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Old 04-04-2008, 07:53 PM   #21
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Originally Posted by WarrantiesFurLess View Post

I am new here, and although I was retired early, I am not the retired type, I was bored stiff having fished and golfed to the point of saturation, so I went back to work and started a few more businesses, which is my passion from day one. I guess I am just a workaholic, and old habits are hard to break. lol

Good luck to all, Mike
Today, on a flight, I met a woman who felt the same way. She is ER, has a $0.5m home and enough money to travel worldwide several times a year, and was on her way to visit a sick friend. She is considering "starting something entrepreneurial, to have a purpose". I understand where you both are coming from. But I didn't point out that if she were not FI, she would not be able to rush to her sick friend's side as she was doing today (purposeful, I think), nor would she have been able to spend the first 3 months of 2008 in New Zealand.

The key here is choice, which depends on financial independence.
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Old 04-04-2008, 09:04 PM   #22
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I'm not one of the ER bunch, but I am reading and listening to this forum all I can to get to the FI part, in a happy way.

There is so much to learn from others.
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My thoughts on this...
Old 04-05-2008, 07:31 AM   #23
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My thoughts on this...

Happiness comes in many forms.

If you have the ability to "retire" (e.g. being financially independent) but still want to do something - go for it!

As others have said, there are those on the forum that think "the way I did/do it is the only way"...

Nonsense! Life is short - if what you are doing pleases you (and you don't hurt anybody else), "just do it".

For me, I retired "before the age of 60" (59 ) and I get my "bliss" by volunteer work. Others can't see "doing something" (even if retired) for someone else without getting paid for it. That's OK with me. I'm happy, and I hope they are.

Take care...

- Ron
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Old 04-05-2008, 08:36 AM   #24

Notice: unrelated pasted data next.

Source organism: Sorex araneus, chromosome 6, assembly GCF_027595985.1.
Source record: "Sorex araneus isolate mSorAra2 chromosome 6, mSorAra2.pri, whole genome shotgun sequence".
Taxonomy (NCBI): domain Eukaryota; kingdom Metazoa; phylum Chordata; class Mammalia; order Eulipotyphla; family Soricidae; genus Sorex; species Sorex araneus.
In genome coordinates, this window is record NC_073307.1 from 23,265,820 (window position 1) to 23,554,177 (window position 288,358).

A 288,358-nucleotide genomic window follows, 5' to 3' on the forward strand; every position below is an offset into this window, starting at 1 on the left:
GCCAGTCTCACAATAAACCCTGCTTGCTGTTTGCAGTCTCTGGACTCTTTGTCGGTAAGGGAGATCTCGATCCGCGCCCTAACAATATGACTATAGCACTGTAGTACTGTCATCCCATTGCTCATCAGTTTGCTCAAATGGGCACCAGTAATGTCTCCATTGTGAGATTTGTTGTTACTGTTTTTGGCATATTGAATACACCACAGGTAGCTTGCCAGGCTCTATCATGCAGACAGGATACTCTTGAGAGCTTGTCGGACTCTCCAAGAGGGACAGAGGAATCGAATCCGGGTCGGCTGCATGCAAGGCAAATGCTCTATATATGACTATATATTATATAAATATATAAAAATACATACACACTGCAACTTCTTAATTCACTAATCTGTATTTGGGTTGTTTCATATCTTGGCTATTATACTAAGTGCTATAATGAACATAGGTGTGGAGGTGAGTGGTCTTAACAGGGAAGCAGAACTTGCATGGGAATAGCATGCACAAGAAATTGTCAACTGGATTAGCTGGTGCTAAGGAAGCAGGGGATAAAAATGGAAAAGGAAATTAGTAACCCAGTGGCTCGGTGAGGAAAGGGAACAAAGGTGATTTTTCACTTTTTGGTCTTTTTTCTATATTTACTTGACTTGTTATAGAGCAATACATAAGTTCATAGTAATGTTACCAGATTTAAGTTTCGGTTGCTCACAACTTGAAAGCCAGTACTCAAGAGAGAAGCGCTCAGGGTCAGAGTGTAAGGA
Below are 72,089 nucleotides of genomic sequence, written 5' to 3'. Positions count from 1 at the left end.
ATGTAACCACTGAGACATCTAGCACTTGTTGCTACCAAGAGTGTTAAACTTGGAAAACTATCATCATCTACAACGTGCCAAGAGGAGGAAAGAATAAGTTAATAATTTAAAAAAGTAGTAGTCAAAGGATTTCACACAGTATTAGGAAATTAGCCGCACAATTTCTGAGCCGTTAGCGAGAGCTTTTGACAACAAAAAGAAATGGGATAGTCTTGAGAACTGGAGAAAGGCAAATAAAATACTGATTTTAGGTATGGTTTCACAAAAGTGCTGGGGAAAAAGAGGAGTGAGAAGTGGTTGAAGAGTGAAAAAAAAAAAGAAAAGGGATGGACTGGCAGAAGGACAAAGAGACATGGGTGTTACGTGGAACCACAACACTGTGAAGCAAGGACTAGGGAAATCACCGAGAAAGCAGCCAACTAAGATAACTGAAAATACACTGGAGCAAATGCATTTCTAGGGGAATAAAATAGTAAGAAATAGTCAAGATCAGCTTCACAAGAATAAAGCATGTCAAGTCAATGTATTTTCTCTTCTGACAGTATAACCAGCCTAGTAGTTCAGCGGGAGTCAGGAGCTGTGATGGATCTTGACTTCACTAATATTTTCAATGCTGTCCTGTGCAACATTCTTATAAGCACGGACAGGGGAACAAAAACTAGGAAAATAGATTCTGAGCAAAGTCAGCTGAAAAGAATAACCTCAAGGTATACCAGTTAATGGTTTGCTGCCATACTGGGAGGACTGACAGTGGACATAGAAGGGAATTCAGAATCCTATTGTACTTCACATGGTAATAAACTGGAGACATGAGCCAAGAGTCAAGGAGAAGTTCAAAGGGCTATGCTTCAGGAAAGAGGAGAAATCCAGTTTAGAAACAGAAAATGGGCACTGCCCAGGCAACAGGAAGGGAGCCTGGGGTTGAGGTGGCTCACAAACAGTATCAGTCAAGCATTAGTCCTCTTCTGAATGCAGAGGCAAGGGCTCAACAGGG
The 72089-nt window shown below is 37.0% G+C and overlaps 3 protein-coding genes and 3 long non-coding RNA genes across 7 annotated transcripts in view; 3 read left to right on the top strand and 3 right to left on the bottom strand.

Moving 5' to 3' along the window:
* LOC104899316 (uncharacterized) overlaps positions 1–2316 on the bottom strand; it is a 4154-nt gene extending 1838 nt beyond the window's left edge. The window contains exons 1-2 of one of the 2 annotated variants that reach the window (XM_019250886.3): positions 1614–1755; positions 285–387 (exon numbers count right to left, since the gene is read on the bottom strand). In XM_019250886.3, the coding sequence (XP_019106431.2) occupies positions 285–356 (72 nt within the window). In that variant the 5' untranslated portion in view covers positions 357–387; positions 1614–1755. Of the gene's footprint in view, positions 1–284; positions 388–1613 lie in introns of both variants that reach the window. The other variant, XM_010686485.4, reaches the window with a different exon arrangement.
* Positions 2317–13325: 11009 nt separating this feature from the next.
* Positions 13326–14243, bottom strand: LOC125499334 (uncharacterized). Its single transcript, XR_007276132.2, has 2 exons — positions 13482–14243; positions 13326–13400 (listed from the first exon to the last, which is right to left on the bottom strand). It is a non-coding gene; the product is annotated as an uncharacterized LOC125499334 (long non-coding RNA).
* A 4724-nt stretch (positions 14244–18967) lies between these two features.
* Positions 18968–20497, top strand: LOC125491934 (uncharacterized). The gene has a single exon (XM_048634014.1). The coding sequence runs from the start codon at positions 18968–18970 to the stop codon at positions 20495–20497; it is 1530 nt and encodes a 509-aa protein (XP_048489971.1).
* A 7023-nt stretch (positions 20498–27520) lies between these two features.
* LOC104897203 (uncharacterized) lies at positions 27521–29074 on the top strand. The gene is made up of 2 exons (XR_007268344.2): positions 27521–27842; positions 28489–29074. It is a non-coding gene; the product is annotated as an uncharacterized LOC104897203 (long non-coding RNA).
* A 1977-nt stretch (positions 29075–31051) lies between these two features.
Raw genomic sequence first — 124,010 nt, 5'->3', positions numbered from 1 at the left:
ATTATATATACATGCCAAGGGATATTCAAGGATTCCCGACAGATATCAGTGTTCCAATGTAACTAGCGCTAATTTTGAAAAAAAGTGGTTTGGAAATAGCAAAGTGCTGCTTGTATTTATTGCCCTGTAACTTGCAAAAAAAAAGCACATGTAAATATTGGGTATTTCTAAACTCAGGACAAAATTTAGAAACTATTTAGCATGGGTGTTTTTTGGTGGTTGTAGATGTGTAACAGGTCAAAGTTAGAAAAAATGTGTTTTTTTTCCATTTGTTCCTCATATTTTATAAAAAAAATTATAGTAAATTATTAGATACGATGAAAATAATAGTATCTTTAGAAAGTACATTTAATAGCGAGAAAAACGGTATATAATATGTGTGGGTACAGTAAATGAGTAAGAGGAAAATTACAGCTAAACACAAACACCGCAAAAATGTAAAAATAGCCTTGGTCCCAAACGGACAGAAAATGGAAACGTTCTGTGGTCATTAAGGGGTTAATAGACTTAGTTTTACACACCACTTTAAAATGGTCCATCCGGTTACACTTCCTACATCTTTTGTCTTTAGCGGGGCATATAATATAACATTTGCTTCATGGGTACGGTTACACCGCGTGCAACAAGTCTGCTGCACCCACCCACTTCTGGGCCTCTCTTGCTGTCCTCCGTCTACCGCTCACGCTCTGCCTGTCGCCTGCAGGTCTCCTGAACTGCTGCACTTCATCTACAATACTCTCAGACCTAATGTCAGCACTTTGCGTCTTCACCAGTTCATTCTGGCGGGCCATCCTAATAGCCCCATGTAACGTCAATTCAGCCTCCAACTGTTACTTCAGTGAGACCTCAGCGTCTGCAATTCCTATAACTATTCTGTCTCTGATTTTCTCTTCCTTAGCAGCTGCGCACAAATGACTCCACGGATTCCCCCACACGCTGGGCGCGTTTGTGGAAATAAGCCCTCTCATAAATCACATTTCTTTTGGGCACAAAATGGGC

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Originally Posted by Meadbh View Post
The key here is choice, which depends on financial independence.
And Meadbh nails it!

The FI part must come first; then you can RE, or volunteer, or be an entrepenuer, or whatever else makes you happy.
"Making deliberate choices about how to spend your money and your time is the essence of making the most of your life energy." -Bill Perkins, Die With Zero

"I've traded love for pennies, sold my soul for less" -Jim Croce, Age
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Old 04-05-2008, 09:02 AM   #25
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I have posted this as best my memory can recall several times:

Anybody remember the old E.F. Hutton(?) tv ad with the old phart and the young man sorting bones in a tent on a dig - the young guy complaining and the old guy smirking that he could afford to to this because he presumably had picked the right stock broker.

'Follow your Bliss!'

The corollary being you are FI and can manage it.

heh heh heh - In some 'jobs' pay is just a way of keeping score. In others - irrelevent.
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Old 04-05-2008, 09:29 PM   #26
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Hi Mike and welcome to the board. As you have already seen there is a wide diversity of backrounds and opinions here.

I am a two time retiree. My first was very short-lived and does not really count in the greater scheme of things but my second one has been nearly 11 months so far and I still can't believe I ever had time for a job.

A lot of retirees stop working at a job but don't stop working at something. Many just channel that energy and time into areas they want to explore or master rather than be a slave to a career, business or a job. Life is too short to waste time doing things you don't want to do. The key is being able to feed yourself and keep a roof over your head while you chase your dreams or just chill out doing nothing.